What social psychologists call “the principle of superficiality versus depth” has pervaded Western culture since at least the time of Plato.




  • Now those who take a superficial and unreflecting view of things observe the outward appearance of anything they meet, e.g. of a man, and then trouble themselves no more about him. The view they have taken of the bulk of his body is enough to make them think that they know all about him. But the penetrating and scientific mind will not trust to the eyes alone the task of taking the measure of reality; it will not stop at appearances, nor count that which is not seen among unrealities. It inquires into the qualities of the man's soul.
  • Everyone who flees from what is superficially good and follows what is reckoned hard and foolish finds happiness awaiting him. For Vice, veiling her actions in the beauties which properly belong to Virtue and are genuine, enslaves groveling people.
    • Justin Martyr, Second Apology, in Readings in World Christian History (2013), p. 42
  • Listen then to what the parable of the sower means: ... The seed falling on rocky ground refers to someone who hears the word and at once receives it with joy. But since they have no root, they last only a short time. When trouble or persecution comes because of the word, they quickly fall away.
  • The vicious lover is the follower of earthly Love who desires the body rather than the soul; his heart is set on what is mutable and must therefore be inconstant. And as soon as the body he loves begins to pass the first flower of its beauty, he "spreads his wings and flies away," giving the lie to all his pretty speeches and dishonoring his vows, whereas the lover whose heart is touched by moral beauties is constant all his life, for he has become one with what will never fade.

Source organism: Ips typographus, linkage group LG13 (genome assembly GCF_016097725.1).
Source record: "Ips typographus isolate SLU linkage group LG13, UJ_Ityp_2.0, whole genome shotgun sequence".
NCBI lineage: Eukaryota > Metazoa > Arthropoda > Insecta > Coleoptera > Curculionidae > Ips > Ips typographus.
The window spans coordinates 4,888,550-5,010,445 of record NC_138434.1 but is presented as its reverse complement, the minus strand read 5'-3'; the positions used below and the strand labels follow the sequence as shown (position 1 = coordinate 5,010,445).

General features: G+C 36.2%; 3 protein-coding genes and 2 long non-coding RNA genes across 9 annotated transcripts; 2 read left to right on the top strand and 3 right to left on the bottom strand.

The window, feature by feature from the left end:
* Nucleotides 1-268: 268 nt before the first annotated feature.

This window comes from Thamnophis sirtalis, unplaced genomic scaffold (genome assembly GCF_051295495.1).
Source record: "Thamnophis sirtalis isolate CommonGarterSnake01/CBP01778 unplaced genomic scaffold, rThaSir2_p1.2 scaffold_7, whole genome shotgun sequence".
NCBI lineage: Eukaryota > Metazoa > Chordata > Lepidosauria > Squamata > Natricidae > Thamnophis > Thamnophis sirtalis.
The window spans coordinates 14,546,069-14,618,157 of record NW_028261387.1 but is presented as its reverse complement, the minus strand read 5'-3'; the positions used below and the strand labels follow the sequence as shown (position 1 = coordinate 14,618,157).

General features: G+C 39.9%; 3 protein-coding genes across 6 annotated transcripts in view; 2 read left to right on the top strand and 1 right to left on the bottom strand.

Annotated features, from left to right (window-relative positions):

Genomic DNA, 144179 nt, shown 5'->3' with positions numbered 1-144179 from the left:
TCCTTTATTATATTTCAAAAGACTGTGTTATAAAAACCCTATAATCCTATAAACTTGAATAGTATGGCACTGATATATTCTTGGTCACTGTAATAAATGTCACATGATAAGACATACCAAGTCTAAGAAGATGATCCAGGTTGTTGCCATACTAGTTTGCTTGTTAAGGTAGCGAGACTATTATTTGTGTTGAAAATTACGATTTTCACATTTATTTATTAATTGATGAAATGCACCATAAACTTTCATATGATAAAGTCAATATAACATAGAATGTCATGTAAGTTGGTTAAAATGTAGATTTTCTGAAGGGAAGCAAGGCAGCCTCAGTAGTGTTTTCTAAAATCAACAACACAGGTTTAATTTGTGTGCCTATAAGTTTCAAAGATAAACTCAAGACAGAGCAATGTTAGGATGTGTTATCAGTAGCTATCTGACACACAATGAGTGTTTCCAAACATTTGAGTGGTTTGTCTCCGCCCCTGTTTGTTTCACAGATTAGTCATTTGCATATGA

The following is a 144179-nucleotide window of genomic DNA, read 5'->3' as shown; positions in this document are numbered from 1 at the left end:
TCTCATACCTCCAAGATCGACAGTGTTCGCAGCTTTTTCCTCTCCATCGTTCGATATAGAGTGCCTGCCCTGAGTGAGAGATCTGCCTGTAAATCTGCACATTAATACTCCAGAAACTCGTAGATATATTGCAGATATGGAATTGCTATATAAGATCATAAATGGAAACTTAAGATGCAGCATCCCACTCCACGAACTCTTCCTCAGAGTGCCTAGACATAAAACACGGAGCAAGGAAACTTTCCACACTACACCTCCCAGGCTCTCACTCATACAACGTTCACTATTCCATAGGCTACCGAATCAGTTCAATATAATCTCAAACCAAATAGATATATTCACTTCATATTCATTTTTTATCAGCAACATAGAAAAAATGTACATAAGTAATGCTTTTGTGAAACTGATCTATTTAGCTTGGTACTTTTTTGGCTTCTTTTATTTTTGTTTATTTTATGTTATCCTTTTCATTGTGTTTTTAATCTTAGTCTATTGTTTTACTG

• Plato, Pausanius in Symposium, 183e, M. Joyce, trans, Collected Dialogues of Plato (1961), p. 537.
  • The learning of the gentleman enters through his ears, fastens to his heart, spreads through his four limbs, and manifests itself in his actions. ... The learning of the petty person enters through his ears and passes out his mouth. From mouth to ears is only four inches—how could it be enough to improve a whole body much larger than that?
    • Xun Zi, “An Exhortation to Learning,” E. Hutton, trans., Readings in Classical Chinese Philosophy (2001), p. 259.

Eighteenth centuryEdit

  • It is certainly not a matter of indifference whether I learn something without effort or finally arrive at it myself through my system of thought. In the latter case everything has roots, in the former it is merely superficial.
  • It is certainly better not to have studied a subject at all than to have studied it superficially. For when the unaided healthy common sense seeks to form an opinion of something it does not go so far wrong as semi-erudition does.

Nineteenth centuryEdit

  • Anna was not embarrassed now. She was perfectly composed and at ease. Dolly saw that she had now completely recovered from the impression her arrival had made on her, and had assumed that superficial, careless tone which, as it were, closed the door on that compartment in which her deeper feelings and ideas were kept.